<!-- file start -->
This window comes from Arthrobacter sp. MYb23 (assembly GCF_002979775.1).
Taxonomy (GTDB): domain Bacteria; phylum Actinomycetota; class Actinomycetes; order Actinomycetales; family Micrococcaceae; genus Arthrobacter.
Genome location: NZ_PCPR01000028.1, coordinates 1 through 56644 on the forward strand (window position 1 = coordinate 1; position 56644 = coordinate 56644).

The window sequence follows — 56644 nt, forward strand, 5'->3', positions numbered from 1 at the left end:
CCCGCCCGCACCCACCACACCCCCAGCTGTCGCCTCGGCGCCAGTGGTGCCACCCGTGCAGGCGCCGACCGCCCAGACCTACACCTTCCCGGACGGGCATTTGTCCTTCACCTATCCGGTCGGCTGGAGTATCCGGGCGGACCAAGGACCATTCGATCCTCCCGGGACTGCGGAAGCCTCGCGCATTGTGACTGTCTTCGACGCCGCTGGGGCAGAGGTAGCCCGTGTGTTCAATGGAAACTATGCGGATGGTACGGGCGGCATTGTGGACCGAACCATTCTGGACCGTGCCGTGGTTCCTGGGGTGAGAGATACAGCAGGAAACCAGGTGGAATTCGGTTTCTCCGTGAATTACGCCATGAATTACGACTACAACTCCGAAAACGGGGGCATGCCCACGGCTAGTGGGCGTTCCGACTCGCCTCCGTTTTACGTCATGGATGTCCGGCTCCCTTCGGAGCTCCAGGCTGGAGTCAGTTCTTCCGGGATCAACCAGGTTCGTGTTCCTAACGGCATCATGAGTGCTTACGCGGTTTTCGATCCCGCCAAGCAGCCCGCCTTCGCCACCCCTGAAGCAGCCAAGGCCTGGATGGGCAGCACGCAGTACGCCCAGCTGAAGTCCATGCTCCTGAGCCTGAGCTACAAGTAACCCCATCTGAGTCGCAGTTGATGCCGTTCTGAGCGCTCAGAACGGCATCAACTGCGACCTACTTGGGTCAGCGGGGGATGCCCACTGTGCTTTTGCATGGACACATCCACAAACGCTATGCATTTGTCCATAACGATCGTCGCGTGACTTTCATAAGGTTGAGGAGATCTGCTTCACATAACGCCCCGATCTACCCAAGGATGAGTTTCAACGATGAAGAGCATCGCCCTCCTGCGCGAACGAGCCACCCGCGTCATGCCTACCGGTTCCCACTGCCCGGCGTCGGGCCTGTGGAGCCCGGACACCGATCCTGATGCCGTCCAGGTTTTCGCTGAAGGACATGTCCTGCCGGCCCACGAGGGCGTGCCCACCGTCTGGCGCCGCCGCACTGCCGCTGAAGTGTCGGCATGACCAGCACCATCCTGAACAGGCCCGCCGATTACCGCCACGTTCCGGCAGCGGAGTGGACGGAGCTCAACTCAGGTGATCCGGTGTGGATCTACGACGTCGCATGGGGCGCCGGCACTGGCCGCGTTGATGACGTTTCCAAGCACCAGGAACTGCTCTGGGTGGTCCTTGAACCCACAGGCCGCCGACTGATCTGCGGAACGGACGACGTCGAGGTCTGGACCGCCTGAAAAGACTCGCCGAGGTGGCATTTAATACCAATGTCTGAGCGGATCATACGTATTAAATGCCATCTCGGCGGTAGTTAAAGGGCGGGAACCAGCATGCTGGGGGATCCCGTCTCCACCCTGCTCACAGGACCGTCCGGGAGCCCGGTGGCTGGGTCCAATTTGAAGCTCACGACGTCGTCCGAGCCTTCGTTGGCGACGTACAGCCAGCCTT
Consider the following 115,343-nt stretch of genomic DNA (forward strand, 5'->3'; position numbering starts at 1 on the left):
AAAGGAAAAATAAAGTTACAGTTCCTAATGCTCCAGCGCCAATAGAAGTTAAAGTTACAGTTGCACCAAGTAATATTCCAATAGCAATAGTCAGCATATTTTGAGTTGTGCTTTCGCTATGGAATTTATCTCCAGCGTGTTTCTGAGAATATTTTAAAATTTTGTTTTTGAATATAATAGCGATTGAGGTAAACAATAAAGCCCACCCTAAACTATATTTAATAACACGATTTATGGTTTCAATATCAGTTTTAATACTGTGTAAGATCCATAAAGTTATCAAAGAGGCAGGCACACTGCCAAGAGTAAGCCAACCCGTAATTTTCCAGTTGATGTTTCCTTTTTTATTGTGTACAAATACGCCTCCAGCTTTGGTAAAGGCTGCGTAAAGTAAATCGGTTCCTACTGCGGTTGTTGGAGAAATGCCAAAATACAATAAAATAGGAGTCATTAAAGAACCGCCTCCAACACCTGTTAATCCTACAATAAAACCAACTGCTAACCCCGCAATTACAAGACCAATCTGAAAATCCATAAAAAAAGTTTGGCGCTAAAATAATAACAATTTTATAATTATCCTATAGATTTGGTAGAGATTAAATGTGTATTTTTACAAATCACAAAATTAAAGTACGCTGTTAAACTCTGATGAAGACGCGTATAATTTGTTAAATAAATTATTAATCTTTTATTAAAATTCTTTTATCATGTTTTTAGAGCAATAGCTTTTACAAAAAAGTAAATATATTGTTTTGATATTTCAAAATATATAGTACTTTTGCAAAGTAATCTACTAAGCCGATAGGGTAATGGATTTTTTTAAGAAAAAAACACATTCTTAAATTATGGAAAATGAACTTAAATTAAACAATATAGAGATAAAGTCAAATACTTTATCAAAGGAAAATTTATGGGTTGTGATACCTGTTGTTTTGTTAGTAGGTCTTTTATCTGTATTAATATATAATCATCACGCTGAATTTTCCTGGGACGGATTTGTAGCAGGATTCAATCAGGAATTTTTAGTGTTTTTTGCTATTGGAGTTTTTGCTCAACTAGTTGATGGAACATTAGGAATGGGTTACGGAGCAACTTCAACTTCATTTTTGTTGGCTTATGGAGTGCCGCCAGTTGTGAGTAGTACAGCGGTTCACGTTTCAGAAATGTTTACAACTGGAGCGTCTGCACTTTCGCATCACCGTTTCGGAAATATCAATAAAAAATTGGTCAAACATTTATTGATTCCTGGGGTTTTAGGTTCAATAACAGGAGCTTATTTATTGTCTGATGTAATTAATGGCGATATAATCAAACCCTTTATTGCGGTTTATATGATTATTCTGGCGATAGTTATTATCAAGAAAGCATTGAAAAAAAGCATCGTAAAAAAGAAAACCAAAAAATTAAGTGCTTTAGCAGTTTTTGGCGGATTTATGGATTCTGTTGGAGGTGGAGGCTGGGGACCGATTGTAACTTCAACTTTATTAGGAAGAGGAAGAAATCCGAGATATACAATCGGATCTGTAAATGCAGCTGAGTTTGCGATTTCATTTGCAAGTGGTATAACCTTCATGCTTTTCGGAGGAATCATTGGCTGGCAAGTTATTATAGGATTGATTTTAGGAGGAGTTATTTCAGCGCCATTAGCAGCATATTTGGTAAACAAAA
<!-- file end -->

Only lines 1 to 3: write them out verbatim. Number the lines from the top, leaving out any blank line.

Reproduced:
This window comes from Arthrobacter sp. MYb23 (assembly GCF_002979775.1).
Taxonomy (GTDB): domain Bacteria; phylum Actinomycetota; class Actinomycetes; order Actinomycetales; family Micrococcaceae; genus Arthrobacter.
Genome location: NZ_PCPR01000028.1, coordinates 1 through 56644 on the forward strand (window position 1 = coordinate 1; position 56644 = coordinate 56644).